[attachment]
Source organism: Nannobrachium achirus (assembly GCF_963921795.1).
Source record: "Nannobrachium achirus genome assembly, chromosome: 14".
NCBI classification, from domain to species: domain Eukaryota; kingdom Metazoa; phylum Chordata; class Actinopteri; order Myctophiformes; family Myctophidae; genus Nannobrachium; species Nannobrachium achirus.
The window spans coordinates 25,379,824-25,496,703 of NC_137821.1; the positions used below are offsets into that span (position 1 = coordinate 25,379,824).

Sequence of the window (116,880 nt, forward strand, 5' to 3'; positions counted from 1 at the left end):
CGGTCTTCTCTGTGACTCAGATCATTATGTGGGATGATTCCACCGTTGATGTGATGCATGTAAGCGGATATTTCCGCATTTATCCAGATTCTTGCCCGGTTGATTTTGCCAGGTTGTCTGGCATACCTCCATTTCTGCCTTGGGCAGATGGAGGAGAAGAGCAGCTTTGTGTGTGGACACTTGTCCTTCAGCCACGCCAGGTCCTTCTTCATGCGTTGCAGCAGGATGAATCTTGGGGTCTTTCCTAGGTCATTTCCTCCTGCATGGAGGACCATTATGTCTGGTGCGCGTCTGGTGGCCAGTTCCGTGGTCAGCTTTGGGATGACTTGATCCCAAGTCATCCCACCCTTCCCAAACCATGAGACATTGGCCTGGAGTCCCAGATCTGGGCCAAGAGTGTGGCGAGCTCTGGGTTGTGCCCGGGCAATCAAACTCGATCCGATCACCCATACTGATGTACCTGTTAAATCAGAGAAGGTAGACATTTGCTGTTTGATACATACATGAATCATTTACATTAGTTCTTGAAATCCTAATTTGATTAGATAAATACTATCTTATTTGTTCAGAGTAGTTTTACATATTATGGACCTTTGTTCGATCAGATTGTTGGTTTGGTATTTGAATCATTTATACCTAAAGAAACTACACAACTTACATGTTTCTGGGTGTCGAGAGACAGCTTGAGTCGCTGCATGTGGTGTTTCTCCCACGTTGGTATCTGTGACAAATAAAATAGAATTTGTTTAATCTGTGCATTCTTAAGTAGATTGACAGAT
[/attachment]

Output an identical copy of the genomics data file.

Source organism: Nannobrachium achirus (assembly GCF_963921795.1).
Source record: "Nannobrachium achirus genome assembly, chromosome: 14".
NCBI classification, from domain to species: domain Eukaryota; kingdom Metazoa; phylum Chordata; class Actinopteri; order Myctophiformes; family Myctophidae; genus Nannobrachium; species Nannobrachium achirus.
The window spans coordinates 25,379,824-25,496,703 of NC_137821.1; the positions used below are offsets into that span (position 1 = coordinate 25,379,824).

Sequence of the window (116,880 nt, forward strand, 5' to 3'; positions counted from 1 at the left end):
CGGTCTTCTCTGTGACTCAGATCATTATGTGGGATGATTCCACCGTTGATGTGATGCATGTAAGCGGATATTTCCGCATTTATCCAGATTCTTGCCCGGTTGATTTTGCCAGGTTGTCTGGCATACCTCCATTTCTGCCTTGGGCAGATGGAGGAGAAGAGCAGCTTTGTGTGTGGACACTTGTCCTTCAGCCACGCCAGGTCCTTCTTCATGCGTTGCAGCAGGATGAATCTTGGGGTCTTTCCTAGGTCATTTCCTCCTGCATGGAGGACCATTATGTCTGGTGCGCGTCTGGTGGCCAGTTCCGTGGTCAGCTTTGGGATGACTTGATCCCAAGTCATCCCACCCTTCCCAAACCATGAGACATTGGCCTGGAGTCCCAGATCTGGGCCAAGAGTGTGGCGAGCTCTGGGTTGTGCCCGGGCAATCAAACTCGATCCGATCACCCATACTGATGTACCTGTTAAATCAGAGAAGGTAGACATTTGCTGTTTGATACATACATGAATCATTTACATTAGTTCTTGAAATCCTAATTTGATTAGATAAATACTATCTTATTTGTTCAGAGTAGTTTTACATATTATGGACCTTTGTTCGATCAGATTGTTGGTTTGGTATTTGAATCATTTATACCTAAAGAAACTACACAACTTACATGTTTCTGGGTGTCGAGAGACAGCTTGAGTCGCTGCATGTGGTGTTTCTCCCACGTTGGTATCTGTGACAAATAAAATAGAATTTGTTTAATCTGTGCATTCTTAAGTAGATTGACAGAT